The State Department’s admission that three times as many Americans remain in Afghanistan as officials originally estimated marks the most recent controversy resulting from President Joe Biden’s hasty withdrawal of troops.
The botched pullout ending America’s longest war was punctuated early on with a terrorist bombing that killed 13 U.S. service members at the airport in the capital of Kabul.
Taliban militants overran cities throughout Afghanistan as the U.S. relinquished control of Bagram Air Base north of Kabul, leaving behind billions of dollars worth of weapons and other military equipment.
Here are four things to know about the situation in Afghanistan, and what the Biden administration told Americans then and now.
1. ‘Slow-Motion Hostage Crisis’?
After the news Friday that the State Department had counted 363 Americans remaining in Afghanistan, Sen. Ben Sasse, R-Neb., a member of the Senate Select Committee on Intelligence, called the situation a “slow-motion hostage crisis.”
“The Biden administration has shamelessly and repeatedly lied about the number of Americans trapped behind Taliban lines,” Sasse said in a public statement.
Biden, Secretary of State Antony Blinken, and other administration officials had estimated that 100 to 200 Americans remained in Afghanistan after the Aug. 31 retreat.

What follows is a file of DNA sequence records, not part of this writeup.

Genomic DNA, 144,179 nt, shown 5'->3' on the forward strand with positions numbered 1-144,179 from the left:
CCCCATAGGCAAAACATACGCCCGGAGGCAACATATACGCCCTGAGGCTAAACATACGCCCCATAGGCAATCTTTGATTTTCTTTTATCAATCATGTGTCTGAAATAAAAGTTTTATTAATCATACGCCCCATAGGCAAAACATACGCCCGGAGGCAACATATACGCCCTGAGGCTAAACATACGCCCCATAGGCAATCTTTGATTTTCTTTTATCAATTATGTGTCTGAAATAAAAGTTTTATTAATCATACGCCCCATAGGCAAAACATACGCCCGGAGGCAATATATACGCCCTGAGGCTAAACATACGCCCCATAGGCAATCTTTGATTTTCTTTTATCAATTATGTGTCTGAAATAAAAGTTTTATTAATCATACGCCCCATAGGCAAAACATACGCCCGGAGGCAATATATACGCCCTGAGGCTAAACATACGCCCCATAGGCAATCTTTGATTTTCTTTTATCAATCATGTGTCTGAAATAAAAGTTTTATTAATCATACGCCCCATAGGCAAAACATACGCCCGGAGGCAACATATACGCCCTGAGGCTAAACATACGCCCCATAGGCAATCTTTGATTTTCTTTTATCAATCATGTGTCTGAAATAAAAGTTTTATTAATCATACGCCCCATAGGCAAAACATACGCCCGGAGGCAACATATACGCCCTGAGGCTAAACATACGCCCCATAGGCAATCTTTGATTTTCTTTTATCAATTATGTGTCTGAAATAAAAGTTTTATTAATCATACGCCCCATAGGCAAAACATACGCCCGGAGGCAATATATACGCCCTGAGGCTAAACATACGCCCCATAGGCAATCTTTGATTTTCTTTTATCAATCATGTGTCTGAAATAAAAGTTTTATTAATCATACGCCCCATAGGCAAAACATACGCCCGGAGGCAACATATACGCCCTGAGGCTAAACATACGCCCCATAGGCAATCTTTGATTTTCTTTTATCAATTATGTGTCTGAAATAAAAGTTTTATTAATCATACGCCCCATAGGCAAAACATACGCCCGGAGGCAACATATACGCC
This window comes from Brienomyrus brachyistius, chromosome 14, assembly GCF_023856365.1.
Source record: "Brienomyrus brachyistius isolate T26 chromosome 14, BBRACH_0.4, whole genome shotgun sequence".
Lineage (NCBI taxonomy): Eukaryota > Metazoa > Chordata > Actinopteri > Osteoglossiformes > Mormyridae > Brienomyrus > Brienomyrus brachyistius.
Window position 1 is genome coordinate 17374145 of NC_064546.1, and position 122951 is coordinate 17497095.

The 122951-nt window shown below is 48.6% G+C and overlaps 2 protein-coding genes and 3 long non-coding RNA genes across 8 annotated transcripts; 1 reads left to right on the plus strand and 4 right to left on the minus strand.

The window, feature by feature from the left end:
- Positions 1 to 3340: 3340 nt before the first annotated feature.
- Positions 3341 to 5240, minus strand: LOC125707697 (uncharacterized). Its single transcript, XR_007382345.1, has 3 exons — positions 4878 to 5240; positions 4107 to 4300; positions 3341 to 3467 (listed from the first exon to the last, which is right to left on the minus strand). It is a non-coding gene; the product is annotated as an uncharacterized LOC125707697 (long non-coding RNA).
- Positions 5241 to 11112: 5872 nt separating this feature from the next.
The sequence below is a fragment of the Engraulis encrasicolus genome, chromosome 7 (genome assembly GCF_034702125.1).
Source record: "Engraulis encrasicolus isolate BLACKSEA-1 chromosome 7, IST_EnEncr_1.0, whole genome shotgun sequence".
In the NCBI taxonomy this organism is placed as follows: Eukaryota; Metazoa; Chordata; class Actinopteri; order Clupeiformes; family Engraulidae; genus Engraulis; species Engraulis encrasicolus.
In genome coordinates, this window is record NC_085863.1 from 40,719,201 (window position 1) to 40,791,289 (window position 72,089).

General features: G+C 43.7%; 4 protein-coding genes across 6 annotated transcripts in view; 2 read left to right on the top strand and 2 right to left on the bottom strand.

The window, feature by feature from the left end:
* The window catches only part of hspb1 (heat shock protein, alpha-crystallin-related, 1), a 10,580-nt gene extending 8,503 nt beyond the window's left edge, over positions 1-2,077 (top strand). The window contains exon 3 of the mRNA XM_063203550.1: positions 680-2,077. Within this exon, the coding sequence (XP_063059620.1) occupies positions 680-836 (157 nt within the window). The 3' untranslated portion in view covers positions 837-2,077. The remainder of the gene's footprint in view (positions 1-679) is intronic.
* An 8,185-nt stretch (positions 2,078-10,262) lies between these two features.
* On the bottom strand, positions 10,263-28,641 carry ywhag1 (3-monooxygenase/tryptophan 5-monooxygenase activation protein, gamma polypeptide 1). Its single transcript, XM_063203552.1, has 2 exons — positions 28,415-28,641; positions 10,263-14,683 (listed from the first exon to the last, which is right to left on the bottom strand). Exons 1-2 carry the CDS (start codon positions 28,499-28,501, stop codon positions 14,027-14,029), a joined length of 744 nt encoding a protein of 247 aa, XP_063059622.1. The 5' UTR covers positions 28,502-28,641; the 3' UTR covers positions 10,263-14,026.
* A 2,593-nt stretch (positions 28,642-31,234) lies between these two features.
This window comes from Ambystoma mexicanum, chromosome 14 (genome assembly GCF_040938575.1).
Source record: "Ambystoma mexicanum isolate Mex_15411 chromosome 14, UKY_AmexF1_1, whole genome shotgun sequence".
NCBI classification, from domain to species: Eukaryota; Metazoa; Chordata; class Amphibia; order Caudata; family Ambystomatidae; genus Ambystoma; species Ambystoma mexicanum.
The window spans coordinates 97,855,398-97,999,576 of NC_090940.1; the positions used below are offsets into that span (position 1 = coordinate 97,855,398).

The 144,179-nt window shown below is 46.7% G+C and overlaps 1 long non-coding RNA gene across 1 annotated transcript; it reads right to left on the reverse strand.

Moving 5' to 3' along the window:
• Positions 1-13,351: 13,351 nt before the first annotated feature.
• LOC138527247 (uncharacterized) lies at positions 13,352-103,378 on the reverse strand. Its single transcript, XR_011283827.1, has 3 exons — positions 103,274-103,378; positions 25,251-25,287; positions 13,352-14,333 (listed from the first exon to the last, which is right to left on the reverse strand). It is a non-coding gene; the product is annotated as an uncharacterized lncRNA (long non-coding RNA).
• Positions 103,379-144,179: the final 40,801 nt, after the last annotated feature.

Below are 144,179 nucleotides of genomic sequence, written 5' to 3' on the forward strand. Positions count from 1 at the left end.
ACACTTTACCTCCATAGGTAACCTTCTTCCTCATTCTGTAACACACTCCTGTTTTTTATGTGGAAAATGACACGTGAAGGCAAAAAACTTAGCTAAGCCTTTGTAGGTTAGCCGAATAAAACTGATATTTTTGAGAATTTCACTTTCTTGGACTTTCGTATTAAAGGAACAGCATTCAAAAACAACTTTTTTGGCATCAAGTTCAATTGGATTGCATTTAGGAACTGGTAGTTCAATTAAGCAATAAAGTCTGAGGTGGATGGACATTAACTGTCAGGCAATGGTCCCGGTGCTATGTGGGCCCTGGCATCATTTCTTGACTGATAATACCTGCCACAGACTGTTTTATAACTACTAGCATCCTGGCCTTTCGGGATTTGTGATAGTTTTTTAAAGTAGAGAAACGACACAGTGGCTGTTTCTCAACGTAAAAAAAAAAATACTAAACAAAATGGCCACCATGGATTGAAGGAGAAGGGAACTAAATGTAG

“For weeks, their official number was ‘about a hundred’ and it magically never changed—as Americans slowly got out, the total number never went down,” Sasse said, adding:
Now they say more than 300 Americans are still in Afghanistan. The Biden administration lied to hide the consequences of the president’s morally indefensible decision to abandon our people in a war zone. This slow-motion hostage crisis and the administration’s cover-up are disgraceful. Mr. President, bring our people home.
Perhaps the most notable hostage crisis in U.S. history occurred when Iranian militants held 52 Americans hostage for more than a year at the U.S. Embassy in Tehran. That number is significantly fewer Americans than are estimated to be in Afghanistan now, but the Iran hostage crisis involved holding American diplomats and embassy personnel as prisoners in one location.
The circumstances in Afghanistan could turn into a hostage situation, said Jim Phillips, senior research fellow for Middle Eastern affairs at The Heritage Foundation, the parent organization of The Daily Signal.
That threat remains despite the fact that the Biden administration is considering unfreezing Taliban assets, he said.
“They have a financial disincentive to take American hostages,” Phillips told The Daily Signal. “But they have an ideological and perhaps cultural incentive to take hostages.”
Phillips added that if the leadership of the Taliban, considered to be a terrorist group, maintained discipline for financial purposes, splinter groups still could threaten Americans who remain in Afghanistan.
Rep. Darrell Issa, R-Calif., said the higher number of Americans left behind than first announced demonstrates a “betrayal.”